Calm has returned to the streets of Sri Lanka's commercial capital Colombo this morning and protesters are jubilant as President Gotabaya Rajapaksa agreed to resign after his house was stormed amid outrage over the southern Asian nation's collapsing economy.
Protesters, many wrapped in the Sri Lanka flag, barged into his whitewashed colonial-era residence yesterday, jumped into the swimming pool and sat on a four-poster bed.
Others set fire to the private home of Prime Minister Ranil Wickremesinghe, who also agreed to resign to make way for an all-party government.
Mr Rajapaksa, a hero of the quarter-century civil war against Tamil rebels, plans to resign on Wednesday, the parliament speaker said.
Thousands had descended on the seaside city demanding Mr Rajapaksa resign after months of mismanaging the crisis, a dramatic escalation of largely peaceful anti-government protests on the island that sits near key shipping lanes.
This morning, protesters were still milling about in the president's residence, parts of which had been smashed.
Some took selfies of the polished interiors, a striking contrast to the misery many have endured.
The nation of 22 million people is short of food and fuel, and inflation hit a record 54.6% in June.
Sri Lanka's economic crisis developed after the Covid-19 pandemic hammered the tourism-reliant economy and slashed remittances from overseas workers.
It has been compounded by large and growing government debt, rising oil prices and a ban on importing chemical fertilisers last year that devastated agriculture. The fertiliser ban was reversed in November.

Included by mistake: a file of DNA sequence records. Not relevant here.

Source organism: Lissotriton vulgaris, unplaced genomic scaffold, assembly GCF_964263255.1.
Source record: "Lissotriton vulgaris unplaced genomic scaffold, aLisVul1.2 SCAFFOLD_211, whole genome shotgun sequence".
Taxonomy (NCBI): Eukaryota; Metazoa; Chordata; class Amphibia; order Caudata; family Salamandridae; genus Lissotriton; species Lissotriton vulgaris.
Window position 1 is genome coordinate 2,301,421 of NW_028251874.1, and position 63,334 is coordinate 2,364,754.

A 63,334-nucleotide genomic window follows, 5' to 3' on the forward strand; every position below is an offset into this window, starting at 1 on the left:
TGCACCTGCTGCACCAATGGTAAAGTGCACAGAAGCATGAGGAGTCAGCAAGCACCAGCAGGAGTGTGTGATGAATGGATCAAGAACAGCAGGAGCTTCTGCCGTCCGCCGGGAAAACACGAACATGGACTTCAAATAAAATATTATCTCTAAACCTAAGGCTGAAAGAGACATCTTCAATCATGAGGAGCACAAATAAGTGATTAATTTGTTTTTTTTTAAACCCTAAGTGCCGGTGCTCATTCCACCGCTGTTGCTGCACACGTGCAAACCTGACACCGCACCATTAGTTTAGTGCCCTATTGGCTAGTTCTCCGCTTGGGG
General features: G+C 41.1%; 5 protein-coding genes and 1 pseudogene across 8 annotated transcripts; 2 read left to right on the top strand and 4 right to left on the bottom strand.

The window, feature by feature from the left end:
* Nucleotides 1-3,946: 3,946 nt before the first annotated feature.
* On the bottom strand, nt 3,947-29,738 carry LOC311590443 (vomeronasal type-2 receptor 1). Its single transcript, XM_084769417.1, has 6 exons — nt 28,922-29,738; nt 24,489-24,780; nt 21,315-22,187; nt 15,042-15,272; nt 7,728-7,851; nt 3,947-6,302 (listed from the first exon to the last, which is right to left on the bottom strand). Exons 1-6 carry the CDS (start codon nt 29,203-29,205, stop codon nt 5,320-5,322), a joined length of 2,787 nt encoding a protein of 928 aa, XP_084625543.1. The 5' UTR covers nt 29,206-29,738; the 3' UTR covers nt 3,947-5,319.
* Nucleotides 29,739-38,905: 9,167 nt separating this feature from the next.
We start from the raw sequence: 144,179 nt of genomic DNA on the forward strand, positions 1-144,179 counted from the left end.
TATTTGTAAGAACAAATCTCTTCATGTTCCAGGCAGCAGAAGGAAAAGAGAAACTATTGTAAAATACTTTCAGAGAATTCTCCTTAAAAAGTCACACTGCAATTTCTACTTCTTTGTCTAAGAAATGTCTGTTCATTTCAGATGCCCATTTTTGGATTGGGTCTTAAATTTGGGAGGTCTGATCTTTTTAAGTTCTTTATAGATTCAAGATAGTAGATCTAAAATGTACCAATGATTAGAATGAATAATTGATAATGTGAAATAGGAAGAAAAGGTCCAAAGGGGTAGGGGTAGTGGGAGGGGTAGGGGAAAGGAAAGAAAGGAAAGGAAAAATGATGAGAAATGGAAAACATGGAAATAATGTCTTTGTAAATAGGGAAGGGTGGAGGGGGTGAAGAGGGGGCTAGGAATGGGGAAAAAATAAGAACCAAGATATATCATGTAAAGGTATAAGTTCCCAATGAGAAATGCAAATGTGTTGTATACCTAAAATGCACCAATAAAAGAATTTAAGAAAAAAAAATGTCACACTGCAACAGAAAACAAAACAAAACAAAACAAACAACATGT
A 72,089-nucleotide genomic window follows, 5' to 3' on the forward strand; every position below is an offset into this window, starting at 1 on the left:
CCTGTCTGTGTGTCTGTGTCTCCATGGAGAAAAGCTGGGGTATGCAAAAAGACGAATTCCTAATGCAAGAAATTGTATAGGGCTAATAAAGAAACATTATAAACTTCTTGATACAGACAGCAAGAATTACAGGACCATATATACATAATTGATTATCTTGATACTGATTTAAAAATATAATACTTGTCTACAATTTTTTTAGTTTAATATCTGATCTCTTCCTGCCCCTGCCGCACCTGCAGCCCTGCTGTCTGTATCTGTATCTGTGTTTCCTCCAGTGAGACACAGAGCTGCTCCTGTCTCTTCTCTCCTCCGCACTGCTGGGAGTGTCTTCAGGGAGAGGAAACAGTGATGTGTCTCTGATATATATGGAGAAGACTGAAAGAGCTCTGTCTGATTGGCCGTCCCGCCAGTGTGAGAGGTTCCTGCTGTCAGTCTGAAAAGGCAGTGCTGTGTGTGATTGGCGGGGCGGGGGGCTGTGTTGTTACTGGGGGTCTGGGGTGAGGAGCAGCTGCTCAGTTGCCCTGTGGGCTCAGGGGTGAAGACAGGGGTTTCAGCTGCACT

Mr Rajapaksa's "decision to step down on 13 July was taken to ensure a peaceful handover of power," Speaker Mahinda Yapa Abeywardena said in a video statement last night.
"I therefore request the public to respect the law and maintain peace."
Mr Wickremesinghe, a six-time premier also seen as part of an uncaring ruling elite, agreed to step down, his office said.
Local news channels showed a huge fire and smoke coming from his home in an affluent Colombo suburb.
Neither Mr Rajapaksa nor Mr Wickremesinghe were in their residences when the buildings were attacked.
Mr Rajapaksa had left on Friday as a precaution before the planned demonstration, two defence ministry sources said. These claims could not be verified.
Details of a transition of power were not yet clear. The speaker had outlined proposals from a meeting of political parties yesterday that would include parliament picking an acting president within a week.
The International Monetary Fund, which has been in talks with the Sri Lankan government for a possible $3 billion bailout, said today that it was monitoring the situation closely.
"We hope for a resolution of the current situation that will allow for resumption of our dialogue on an IMF-supported program," the global lender said in a statement.
It said it was deeply concerned about the impact of the economic crisis on the people.